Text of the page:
(Closed) Fertility testing before TTC- opinions wanted

posted 6 years ago in TTC
Post # 18
339 posts
Helper bee
  • Wedding: April 2012

@bkrocks13:  I think it’s great that you are being so proactive.

If you foresee serious issues with your partner’s potential fertility, I don’t think there’s anything wrong with having him undergo a semen analysis even before you TTC. They are not expensive and it will either confirm or rule out any issues he may have, possibly giving you early options.

As for you, I think you should start charting to get a feel for what your body is doing. Many women have discovered issues that could seriously affect getting pregnant by charting before they TTC’d (like short luteal phase, delayed ovulation, etc). It is really astounding what you learn about your body just by charting, and it sounds like it’s something that could really help you.

Good luck!

Post # 19
9432 posts
Buzzing Beekeeper
  • Wedding: August 2012

It’s worth asking about. I’d just schedule a yearly exam for both of you and he can bring it up with his doctor.

Post # 20
7310 posts
Busy Beekeeper
  • Wedding: October 2011 - Bed & Breakfast

@bkrocks13:  It’s very confusing, for sure. What does Darling Husband think about it? Some guys are very hesitant to go for testing because bad news can have a strong negative effect on their sense of identity and self-worth. It can be a very treacherous minefield to navigate, and often takes a lot of time to do so.

Post # 22
493 posts
Helper bee
  • Wedding: September 2012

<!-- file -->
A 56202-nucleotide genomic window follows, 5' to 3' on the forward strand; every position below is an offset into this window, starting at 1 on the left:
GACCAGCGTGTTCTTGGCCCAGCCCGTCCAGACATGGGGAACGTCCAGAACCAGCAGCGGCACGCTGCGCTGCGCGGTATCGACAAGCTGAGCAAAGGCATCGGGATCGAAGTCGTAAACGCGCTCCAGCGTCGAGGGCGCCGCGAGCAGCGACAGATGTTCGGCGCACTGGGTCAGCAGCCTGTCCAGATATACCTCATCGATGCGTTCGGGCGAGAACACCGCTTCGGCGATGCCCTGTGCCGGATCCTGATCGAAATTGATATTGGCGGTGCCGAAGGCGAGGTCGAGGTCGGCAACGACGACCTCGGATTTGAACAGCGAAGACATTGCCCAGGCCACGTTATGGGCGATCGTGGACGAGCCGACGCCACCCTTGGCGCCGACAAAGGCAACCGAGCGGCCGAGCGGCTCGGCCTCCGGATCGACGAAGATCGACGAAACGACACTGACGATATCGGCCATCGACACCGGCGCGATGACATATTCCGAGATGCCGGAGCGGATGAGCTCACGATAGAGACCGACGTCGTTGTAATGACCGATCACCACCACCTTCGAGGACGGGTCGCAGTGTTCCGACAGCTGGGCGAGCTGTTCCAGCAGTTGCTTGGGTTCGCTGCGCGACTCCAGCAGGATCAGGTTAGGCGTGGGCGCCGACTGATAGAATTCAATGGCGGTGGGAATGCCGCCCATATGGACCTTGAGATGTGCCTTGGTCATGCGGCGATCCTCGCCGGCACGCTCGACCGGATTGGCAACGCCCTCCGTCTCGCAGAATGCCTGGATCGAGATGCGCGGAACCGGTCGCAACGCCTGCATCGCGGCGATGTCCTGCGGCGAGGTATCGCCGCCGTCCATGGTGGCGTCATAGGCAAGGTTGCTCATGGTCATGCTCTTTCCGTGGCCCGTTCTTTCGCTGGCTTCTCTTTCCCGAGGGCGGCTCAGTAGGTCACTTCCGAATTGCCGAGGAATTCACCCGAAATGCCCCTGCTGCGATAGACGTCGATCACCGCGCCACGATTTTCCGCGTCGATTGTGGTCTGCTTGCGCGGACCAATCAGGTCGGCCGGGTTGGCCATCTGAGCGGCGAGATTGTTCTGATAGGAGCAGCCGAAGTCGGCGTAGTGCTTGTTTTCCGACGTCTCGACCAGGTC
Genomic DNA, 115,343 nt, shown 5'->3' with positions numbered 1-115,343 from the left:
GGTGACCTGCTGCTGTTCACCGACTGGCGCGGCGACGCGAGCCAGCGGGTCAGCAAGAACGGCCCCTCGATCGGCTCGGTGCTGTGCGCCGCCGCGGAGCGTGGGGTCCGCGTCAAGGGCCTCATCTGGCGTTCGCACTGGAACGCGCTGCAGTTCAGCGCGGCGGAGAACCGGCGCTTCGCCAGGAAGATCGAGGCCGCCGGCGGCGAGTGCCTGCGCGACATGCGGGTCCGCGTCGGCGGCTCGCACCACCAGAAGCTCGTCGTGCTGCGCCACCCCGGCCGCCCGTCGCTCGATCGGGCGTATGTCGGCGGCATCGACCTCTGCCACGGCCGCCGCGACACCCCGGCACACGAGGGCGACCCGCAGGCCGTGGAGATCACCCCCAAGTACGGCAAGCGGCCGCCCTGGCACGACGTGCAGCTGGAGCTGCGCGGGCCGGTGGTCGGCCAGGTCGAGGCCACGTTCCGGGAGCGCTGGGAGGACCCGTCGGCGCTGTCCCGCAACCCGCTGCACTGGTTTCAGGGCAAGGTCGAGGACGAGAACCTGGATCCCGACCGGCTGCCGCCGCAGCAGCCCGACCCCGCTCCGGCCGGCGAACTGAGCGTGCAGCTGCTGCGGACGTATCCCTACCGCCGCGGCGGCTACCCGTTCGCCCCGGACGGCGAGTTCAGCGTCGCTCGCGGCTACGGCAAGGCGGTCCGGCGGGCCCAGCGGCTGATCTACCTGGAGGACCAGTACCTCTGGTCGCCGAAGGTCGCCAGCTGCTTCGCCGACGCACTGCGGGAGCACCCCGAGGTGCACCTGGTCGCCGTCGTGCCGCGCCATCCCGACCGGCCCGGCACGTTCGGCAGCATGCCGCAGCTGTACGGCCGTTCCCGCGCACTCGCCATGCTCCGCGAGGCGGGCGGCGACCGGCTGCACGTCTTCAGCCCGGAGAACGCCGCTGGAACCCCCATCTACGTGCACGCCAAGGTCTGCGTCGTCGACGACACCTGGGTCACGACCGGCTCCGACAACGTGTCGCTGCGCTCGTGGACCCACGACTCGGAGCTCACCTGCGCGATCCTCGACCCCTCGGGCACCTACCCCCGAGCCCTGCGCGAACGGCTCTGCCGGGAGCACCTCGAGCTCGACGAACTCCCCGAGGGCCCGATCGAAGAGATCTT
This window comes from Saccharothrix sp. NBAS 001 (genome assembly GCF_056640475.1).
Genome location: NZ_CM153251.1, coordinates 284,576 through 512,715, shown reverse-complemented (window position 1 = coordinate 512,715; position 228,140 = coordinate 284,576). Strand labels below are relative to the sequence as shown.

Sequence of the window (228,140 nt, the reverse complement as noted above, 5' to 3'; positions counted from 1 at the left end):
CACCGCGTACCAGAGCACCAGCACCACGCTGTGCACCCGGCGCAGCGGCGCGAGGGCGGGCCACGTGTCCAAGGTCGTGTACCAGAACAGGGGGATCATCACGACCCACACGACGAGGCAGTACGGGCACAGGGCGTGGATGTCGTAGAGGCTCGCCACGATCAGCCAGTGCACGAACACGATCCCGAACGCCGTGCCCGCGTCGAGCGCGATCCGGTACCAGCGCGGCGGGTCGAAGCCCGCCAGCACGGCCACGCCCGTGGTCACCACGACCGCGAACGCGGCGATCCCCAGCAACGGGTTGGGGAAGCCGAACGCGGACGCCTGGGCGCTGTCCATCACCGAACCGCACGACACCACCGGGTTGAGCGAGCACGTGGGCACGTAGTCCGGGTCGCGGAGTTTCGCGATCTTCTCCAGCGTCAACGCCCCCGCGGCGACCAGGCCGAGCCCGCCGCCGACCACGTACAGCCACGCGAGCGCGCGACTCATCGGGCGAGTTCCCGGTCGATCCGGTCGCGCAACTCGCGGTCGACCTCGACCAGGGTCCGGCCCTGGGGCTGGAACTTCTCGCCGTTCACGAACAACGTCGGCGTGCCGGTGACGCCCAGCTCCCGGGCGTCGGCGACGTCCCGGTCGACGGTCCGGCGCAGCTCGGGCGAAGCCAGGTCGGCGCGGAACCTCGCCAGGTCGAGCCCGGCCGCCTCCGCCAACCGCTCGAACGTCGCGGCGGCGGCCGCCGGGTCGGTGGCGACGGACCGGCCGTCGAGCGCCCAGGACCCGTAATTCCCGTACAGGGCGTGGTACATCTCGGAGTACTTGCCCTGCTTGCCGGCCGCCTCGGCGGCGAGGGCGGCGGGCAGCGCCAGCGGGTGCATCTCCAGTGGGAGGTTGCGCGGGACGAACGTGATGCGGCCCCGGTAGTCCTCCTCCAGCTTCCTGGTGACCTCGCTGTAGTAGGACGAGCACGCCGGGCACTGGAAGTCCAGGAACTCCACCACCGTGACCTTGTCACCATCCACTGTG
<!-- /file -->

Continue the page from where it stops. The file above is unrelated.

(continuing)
@bkrocks13:  I don’t see what the harm is to ask. I didn’t wait the year to get tested because I knew I had issues. I would advise you to ask about genetic testing specifically for blood clotting disorders if miscarriages run in your family. a semantic analysis is also very inexpensive and easy to run. 

Post # 23
1834 posts
Buzzing bee
  • Wedding: October 2013

@bkrocks13:  Because of a situation that happened in my family, I would suggest that your Darling Husband talks to his doctor and ask if he he couod have the testing done.

My cousin’s Darling Husband had leukemia when he was a child and he was told that he has high chances of either being completely infertile or having serious fertility issues. He was advised to go for testing before they start TTC. That was over 2 years ago and he still hasn’t gone because he is too scared to find out. Meanwhile, they have been either TTC of NTNP for those two years not knowing if they can even conceive naturally. I can understand that it would be scary and heartbreaking for them to find out for sure that he is infertile, but what they are doing is worse I believe.

So I think for your ease of mind, if they will allow your Darling Husband to do the testing, do it.